The barbican continues towards the east, with circling walls and angular extensions, then tower followed by visible wall. Entrance to the castle occurs a double gate: a wall between the Chapel of Nossa Senhora da Ajuda and tower, surmounted by coat-of-arms and sections of a former balcony; the second is above the tower, through a double vain, surmounted by the coat-of-arms of Portugal. Between this tower and the Church of the Misericórdia is a latrine encircled by two cantilevers.

The interior courtyard is encircled by battlements accessed by stone staircases. The visible towers, some with, others without crowns are of different heights, with protruding parapets to the west. The bastion, framed with exterior stone, is accessible by a small 'traitors' gate alongside a cistern. Among many of the buildings constructed inside the walls are the old residence of the governor, municipal seat, pillory, jail, barracks and storerooms, along with the Church of the Misericórida.

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Details

Founded: 13th century
Category: Castles and fortifications in Portugal

More Information

en.wikipedia.org

Rating

4.4/5 (based on Google user reviews)

User Reviews

Olha Tikhonova (5 months ago)
Free entrance. Beautiful views towards the city and towards the Spanish border.
Clara Correia (6 months ago)
Lovely walk along the walls of the castle or along the top for a fantastic view over the Town and the river Milho. If it is Saturday there is a flea market next door with the usual flea market stuff. The inside of the castle was/is a guest house with event halls available.
Paula O (2 years ago)
Lovely place!!
Paula Gomez (3 years ago)
Wonderful, lets hope a hotel takes the concession to reopen. Beautiful!
Fly Soar (3 years ago)
Walk and imagine times gone by ... Google for quick history and walking footwear rather than platforms ladies... Just saying... Recommend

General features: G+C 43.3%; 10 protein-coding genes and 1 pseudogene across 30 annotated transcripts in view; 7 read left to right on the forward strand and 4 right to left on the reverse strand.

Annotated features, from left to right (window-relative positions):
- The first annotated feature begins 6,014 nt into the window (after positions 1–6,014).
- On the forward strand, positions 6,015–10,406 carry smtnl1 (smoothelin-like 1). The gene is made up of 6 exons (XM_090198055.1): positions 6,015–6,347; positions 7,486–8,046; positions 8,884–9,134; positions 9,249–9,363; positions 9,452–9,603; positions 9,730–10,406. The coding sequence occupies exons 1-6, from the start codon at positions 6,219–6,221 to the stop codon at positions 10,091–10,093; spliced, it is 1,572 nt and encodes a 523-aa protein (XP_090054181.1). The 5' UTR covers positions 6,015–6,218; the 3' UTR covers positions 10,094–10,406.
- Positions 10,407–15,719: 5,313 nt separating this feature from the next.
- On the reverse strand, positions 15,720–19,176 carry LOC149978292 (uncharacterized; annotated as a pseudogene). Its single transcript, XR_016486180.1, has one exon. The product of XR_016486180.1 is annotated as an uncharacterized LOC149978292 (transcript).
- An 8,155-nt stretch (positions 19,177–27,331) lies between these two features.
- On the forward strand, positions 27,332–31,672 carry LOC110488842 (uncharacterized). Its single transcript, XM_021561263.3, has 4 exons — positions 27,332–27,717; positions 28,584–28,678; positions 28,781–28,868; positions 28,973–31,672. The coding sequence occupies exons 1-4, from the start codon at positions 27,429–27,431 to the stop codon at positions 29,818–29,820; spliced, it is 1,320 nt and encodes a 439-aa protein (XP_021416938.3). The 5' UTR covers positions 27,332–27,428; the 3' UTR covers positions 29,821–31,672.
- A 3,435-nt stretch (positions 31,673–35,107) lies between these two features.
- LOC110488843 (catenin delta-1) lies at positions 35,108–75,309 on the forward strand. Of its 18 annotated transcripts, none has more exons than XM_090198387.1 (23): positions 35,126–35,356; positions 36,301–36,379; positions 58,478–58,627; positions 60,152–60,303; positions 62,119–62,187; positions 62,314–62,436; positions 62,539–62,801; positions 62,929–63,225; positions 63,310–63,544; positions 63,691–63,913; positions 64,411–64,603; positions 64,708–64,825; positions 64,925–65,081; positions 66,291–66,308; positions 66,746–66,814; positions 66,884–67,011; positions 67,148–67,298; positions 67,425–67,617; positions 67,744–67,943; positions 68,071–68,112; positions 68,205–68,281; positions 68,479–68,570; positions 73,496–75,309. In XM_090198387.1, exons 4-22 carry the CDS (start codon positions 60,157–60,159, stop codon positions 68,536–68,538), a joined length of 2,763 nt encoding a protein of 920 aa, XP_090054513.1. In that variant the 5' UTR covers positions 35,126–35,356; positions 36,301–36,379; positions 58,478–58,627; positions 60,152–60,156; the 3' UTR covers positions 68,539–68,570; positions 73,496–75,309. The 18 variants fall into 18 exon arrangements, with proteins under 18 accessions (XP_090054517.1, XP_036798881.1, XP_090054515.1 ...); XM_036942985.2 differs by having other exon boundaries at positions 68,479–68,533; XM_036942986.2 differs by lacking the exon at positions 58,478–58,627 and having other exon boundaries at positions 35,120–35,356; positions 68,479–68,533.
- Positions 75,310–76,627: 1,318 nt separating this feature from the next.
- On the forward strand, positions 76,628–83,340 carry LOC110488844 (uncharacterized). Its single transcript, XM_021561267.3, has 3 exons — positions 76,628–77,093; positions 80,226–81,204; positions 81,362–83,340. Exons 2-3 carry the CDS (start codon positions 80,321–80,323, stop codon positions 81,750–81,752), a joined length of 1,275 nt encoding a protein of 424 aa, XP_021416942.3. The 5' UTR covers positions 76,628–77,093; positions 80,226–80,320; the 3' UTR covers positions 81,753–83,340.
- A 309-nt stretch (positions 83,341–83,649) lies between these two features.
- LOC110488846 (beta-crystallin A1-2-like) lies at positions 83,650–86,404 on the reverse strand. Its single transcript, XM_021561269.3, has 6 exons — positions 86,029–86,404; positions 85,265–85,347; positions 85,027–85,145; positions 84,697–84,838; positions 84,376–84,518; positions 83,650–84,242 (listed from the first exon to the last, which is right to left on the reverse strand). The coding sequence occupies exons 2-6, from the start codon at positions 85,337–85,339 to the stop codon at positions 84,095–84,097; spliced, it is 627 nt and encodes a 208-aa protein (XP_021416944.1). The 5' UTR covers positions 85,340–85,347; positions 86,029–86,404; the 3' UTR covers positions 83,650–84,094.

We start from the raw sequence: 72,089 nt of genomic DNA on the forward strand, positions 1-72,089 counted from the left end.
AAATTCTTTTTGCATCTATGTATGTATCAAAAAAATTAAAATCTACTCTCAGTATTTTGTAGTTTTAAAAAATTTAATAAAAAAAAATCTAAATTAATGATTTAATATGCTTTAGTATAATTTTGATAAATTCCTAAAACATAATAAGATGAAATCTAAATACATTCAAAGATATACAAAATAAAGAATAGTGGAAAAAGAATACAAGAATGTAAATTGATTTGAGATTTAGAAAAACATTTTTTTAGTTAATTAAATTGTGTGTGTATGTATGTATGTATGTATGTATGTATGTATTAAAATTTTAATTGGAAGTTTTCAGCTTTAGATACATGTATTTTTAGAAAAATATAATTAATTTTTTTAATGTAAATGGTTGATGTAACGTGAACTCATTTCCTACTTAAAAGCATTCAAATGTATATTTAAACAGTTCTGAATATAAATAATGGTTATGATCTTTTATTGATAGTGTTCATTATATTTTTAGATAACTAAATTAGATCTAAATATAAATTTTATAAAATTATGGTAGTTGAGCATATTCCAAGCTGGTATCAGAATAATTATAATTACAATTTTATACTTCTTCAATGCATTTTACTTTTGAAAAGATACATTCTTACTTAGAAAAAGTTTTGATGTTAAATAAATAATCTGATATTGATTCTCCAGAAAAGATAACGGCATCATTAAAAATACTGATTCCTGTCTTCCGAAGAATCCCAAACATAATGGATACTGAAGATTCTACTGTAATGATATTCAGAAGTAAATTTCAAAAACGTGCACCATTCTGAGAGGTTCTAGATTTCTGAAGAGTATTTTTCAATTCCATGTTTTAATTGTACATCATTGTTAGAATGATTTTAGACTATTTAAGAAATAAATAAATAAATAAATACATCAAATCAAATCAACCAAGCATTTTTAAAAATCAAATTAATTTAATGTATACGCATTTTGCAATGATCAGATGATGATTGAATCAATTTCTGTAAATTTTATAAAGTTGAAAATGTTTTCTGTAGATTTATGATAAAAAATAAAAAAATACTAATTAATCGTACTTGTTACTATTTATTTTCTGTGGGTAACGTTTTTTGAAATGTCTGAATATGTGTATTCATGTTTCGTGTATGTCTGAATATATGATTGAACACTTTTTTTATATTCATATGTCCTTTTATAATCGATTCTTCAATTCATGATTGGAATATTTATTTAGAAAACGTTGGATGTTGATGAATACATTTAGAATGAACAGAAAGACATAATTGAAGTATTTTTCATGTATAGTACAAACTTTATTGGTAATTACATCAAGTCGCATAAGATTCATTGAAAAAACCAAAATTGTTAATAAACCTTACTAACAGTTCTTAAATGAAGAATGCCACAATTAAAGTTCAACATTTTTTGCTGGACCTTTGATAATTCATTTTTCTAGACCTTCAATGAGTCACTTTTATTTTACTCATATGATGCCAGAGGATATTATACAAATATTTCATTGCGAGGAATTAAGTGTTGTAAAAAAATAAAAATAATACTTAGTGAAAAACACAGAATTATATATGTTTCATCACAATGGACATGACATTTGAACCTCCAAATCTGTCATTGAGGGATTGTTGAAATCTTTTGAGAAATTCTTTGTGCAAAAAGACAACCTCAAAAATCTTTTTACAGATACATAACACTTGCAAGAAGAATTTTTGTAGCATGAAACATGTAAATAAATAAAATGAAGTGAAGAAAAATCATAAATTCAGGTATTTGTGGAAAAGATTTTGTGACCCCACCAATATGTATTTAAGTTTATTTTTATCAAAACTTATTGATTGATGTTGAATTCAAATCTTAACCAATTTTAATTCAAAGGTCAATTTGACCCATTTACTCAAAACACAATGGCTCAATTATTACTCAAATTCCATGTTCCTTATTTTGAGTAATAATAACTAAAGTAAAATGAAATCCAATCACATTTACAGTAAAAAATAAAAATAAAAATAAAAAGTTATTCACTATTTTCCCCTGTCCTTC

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Muslim Era

It has not been determined exactly when a castle or fortress was first built on the hill. The first written documentation referring to a castle at Lorca is of Muslim origin, which in the 9th century, indicates that the city of Lurqa was an important town in the area ruled by Theudimer (Tudmir). During Muslim rule, Lorca Castle was an impregnable fortress and its interior was divided into two sections by the Espaldón Wall. In the western part, there was an area used to protect livestock and grain in times of danger. The eastern part had a neighbourhood called the barrio de Alcalá.

After Reconquista

Lorca was conquered by the Castilian Infante Don Alfonso, the future Alfonso X, in 1244, and the fortress became a key defensive point against the Kingdom of Granada. For 250 years, Lorca Castle was a watchpoint on the border between the Christian kingdom of Murcia and the Muslim state of Granada.

Alfonso X ordered the construction of the towers known as the Alfonsina and Espolón Towers, and strengthened and fixed the walls. Hardly a trace of the Muslim fortress remained due to this reconstruction. Muslim traces remain in the foundation stones and the wall known as the muro del Espaldón.

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Modern history